The finance ministry’s Non-Bank Financial Services Authority (NBFSA) is driving the advancement of financial technology (fintech) in the nonbank sector, aiming to bolster the growth of a dynamic digital economy and society.

The initiative was highlighted during an October 23 workshop that focused on planning fintech’s role within the sector, underpinning the government’s ‘Pentagonal Strategy’ – Cambodia’s five-point framework to propel the country to higher-middle-income status by 2030 and high-income by 2050.

Sau Sophea, director of the NBFSA’s FinTech Centre, emphasised that in today’s era of globalisation and regionalisation, technology is driving digital transformation across the entire economic spectrum. He stated that fintech, in particular, has emerged as a key growth catalyst for the digital economy and the well-being of advanced societies.

“The 2023-28 Financial Technology Development Policy integrates the banking and non-bank sectors to cultivate fintech ecosystems, aiming to foster a dynamic digital economy and society,” he noted.

Mey Van, secretary-general of both the Ministry of Economy and Finance and of the NBFSA, highlighted the recent success of the sector, especially during and post-pandemic, thanks to government backing.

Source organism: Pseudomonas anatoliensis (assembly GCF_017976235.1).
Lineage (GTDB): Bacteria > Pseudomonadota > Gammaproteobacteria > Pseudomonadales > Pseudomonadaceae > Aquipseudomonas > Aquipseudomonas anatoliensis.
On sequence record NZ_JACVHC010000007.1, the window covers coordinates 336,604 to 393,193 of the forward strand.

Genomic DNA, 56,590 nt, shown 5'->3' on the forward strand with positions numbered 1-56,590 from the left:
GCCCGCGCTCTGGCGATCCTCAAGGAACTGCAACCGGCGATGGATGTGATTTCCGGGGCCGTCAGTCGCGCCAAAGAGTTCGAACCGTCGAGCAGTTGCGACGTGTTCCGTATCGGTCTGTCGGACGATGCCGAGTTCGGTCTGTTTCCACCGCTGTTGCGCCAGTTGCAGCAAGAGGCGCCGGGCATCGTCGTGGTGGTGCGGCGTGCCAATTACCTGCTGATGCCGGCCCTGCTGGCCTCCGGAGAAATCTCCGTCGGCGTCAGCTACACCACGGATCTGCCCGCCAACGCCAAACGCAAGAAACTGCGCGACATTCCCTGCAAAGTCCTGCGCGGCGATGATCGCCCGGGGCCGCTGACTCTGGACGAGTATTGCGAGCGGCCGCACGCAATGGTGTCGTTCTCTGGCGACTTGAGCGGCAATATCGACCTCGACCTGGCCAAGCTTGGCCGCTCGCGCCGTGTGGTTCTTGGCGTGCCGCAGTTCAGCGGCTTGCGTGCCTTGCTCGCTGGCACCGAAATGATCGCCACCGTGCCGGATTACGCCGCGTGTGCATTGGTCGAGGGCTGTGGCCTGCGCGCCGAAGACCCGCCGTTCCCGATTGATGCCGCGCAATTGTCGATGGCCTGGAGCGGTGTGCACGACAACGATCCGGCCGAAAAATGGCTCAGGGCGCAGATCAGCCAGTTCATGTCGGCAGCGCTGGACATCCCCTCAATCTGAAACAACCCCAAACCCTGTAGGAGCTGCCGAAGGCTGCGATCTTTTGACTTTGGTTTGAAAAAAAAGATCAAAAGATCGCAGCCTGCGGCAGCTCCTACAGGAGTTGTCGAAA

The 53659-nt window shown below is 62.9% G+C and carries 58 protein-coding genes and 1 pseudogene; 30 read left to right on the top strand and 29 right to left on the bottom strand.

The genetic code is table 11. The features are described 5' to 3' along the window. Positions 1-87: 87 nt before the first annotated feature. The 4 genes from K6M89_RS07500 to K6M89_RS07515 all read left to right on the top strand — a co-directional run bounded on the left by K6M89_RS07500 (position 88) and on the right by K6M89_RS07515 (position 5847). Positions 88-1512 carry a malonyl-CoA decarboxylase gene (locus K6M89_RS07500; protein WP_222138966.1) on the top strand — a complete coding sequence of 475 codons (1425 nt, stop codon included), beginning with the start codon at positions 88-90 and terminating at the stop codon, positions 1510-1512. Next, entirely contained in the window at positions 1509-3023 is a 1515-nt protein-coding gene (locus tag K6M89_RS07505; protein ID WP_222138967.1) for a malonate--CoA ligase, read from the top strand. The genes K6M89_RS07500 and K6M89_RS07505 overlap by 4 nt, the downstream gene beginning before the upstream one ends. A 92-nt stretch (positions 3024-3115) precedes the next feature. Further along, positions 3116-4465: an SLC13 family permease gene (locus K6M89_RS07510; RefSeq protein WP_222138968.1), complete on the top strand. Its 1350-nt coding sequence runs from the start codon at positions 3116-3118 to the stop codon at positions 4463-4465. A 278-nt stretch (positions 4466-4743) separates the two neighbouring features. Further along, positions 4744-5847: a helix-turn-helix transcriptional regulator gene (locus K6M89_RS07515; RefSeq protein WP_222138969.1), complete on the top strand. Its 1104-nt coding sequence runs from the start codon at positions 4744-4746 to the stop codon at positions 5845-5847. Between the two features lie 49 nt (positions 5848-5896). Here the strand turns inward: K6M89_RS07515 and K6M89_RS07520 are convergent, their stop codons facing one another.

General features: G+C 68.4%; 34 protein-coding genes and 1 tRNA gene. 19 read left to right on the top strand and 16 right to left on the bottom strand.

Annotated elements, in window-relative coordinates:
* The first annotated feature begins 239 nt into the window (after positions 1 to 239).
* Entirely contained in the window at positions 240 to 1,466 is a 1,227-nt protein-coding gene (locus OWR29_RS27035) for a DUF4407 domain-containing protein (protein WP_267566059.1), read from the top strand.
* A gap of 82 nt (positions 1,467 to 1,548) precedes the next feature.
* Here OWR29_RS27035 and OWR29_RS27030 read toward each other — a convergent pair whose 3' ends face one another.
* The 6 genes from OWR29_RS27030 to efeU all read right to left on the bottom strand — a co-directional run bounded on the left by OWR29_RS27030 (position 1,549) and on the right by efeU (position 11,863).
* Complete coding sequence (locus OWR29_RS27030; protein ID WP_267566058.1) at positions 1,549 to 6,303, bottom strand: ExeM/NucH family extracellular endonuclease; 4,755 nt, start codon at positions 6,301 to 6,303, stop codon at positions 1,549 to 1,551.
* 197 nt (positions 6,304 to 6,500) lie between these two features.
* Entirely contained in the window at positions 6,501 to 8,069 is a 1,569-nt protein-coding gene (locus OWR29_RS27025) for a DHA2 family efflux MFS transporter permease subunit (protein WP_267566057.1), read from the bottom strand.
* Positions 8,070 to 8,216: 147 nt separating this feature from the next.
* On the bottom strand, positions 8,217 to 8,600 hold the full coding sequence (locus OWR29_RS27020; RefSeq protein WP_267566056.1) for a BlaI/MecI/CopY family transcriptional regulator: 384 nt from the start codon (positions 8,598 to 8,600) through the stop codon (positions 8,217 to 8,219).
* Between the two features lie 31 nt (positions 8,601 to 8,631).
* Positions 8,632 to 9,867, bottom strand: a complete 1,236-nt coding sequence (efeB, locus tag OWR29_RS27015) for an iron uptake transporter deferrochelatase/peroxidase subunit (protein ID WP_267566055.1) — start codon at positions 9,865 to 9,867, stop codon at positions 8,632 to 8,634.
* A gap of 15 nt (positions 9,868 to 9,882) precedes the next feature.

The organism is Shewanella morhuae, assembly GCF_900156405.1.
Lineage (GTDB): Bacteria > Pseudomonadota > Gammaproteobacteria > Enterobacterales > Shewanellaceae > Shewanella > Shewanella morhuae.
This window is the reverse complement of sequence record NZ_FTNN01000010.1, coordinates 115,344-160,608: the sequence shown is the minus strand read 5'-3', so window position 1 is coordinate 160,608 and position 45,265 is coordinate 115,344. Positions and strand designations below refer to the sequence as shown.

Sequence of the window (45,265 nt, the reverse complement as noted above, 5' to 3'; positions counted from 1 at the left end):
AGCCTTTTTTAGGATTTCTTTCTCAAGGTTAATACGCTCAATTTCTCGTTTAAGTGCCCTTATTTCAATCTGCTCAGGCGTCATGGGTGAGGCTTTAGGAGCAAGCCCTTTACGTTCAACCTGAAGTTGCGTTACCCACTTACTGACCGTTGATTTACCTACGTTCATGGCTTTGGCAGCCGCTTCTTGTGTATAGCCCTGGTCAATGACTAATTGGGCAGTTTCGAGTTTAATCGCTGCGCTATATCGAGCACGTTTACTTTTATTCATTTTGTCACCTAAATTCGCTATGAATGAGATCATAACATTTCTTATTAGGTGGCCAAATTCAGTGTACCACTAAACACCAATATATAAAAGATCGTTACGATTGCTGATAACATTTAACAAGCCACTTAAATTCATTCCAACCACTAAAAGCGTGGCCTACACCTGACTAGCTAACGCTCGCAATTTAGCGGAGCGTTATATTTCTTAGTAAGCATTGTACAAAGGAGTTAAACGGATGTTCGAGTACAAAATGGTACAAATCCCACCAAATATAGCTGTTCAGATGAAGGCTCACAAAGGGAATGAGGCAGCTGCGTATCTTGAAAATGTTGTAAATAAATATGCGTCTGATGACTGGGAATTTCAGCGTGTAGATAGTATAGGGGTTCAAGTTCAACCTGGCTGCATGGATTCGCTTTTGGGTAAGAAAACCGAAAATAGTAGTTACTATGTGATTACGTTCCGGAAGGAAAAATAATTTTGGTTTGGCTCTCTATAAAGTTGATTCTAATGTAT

“The government made a timely and proactive response, adopting community vaccination strategies and key policies in support of socio-economic recovery and development,” he said.

He further noted that despite challenges from the real estate sector and external pressures like the Russian-Ukraine conflict and inflation, the sector has been instrumental in driving national economic growth, with fintech playing a pivotal role in this success.

Satoru Yamadera, an adviser at the Asian Development Bank’s (ADB) Economic Research and Regional Cooperation Department, underscored the workshop’s significance in enhancing fintech understanding to support Cambodia’s growth ambitions.

“Technology is vital for economic development, but it should be viewed more as a tool to reach our goals rather than a solution in itself,” he said.

Van noted that fintech in Cambodia, particularly within the non-bank sector, is in its early growth stages, akin to a “young sapling requiring nurturing”.

While Cambodia’s fintech progress is on par with its regional counterparts, he says there is potential yet to be fully tapped. With government backing, he believes that it can significantly boost the Kingdom’s ambition for a dynamic digital economy and society.